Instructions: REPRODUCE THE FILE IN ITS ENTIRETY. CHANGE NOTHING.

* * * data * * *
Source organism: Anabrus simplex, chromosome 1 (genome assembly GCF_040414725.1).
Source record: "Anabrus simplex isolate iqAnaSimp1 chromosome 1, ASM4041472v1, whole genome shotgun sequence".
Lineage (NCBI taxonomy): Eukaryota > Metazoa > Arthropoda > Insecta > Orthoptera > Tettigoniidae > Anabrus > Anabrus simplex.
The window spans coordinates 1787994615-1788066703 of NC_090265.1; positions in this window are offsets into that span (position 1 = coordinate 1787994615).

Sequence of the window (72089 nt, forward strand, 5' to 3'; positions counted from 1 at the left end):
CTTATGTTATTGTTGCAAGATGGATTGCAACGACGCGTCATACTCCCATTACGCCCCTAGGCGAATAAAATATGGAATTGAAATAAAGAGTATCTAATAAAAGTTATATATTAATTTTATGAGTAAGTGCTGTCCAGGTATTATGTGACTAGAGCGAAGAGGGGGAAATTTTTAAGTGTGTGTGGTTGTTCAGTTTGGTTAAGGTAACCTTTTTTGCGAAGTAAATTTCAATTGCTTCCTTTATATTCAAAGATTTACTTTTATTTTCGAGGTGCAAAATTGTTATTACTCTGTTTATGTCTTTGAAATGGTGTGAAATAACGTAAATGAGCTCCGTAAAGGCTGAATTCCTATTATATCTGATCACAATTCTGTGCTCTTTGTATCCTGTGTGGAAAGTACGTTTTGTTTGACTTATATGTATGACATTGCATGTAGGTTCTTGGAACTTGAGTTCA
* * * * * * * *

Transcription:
Source organism: Anabrus simplex, chromosome 1 (genome assembly GCF_040414725.1).
Source record: "Anabrus simplex isolate iqAnaSimp1 chromosome 1, ASM4041472v1, whole genome shotgun sequence".
Lineage (NCBI taxonomy): Eukaryota > Metazoa > Arthropoda > Insecta > Orthoptera > Tettigoniidae > Anabrus > Anabrus simplex.
The window spans coordinates 1787994615-1788066703 of NC_090265.1; positions in this window are offsets into that span (position 1 = coordinate 1787994615).

Sequence of the window (72089 nt, forward strand, 5' to 3'; positions counted from 1 at the left end):
CTTATGTTATTGTTGCAAGATGGATTGCAACGACGCGTCATACTCCCATTACGCCCCTAGGCGAATAAAATATGGAATTGAAATAAAGAGTATCTAATAAAAGTTATATATTAATTTTATGAGTAAGTGCTGTCCAGGTATTATGTGACTAGAGCGAAGAGGGGGAAATTTTTAAGTGTGTGTGGTTGTTCAGTTTGGTTAAGGTAACCTTTTTTGCGAAGTAAATTTCAATTGCTTCCTTTATATTCAAAGATTTACTTTTATTTTCGAGGTGCAAAATTGTTATTACTCTGTTTATGTCTTTGAAATGGTGTGAAATAACGTAAATGAGCTCCGTAAAGGCTGAATTCCTATTATATCTGATCACAATTCTGTGCTCTTTGTATCCTGTGTGGAAAGTACGTTTTGTTTGACTTATATGTATGACATTGCATGTAGGTTCTTGGAACTTGAGTTCA